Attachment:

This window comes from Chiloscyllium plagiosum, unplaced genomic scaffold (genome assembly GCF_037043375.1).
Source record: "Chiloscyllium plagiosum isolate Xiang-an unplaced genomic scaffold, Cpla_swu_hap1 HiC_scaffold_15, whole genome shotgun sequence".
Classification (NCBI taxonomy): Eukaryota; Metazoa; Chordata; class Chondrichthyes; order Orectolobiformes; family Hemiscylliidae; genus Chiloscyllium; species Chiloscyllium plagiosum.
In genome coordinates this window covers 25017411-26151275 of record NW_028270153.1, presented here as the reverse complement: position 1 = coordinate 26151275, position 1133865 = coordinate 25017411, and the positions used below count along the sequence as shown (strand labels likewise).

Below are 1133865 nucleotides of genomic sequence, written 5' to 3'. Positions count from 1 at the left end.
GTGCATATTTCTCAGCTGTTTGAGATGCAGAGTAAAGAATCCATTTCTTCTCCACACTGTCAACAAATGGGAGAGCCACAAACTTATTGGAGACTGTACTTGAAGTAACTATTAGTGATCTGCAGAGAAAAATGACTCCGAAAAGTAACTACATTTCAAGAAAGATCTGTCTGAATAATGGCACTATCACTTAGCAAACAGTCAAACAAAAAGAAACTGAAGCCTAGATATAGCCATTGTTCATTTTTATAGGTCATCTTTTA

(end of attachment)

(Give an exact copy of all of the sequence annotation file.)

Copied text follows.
This window comes from Chiloscyllium plagiosum, unplaced genomic scaffold (genome assembly GCF_037043375.1).
Source record: "Chiloscyllium plagiosum isolate Xiang-an unplaced genomic scaffold, Cpla_swu_hap1 HiC_scaffold_15, whole genome shotgun sequence".
Classification (NCBI taxonomy): Eukaryota; Metazoa; Chordata; class Chondrichthyes; order Orectolobiformes; family Hemiscylliidae; genus Chiloscyllium; species Chiloscyllium plagiosum.
In genome coordinates this window covers 25017411-26151275 of record NW_028270153.1, presented here as the reverse complement: position 1 = coordinate 26151275, position 1133865 = coordinate 25017411, and the positions used below count along the sequence as shown (strand labels likewise).

Below are 1133865 nucleotides of genomic sequence, written 5' to 3'. Positions count from 1 at the left end.
GTGCATATTTCTCAGCTGTTTGAGATGCAGAGTAAAGAATCCATTTCTTCTCCACACTGTCAACAAATGGGAGAGCCACAAACTTATTGGAGACTGTACTTGAAGTAACTATTAGTGATCTGCAGAGAAAAATGACTCCGAAAAGTAACTACATTTCAAGAAAGATCTGTCTGAATAATGGCACTATCACTTAGCAAACAGTCAAACAAAAAGAAACTGAAGCCTAGATATAGCCATTGTTCATTTTTATAGGTCATCTTTTA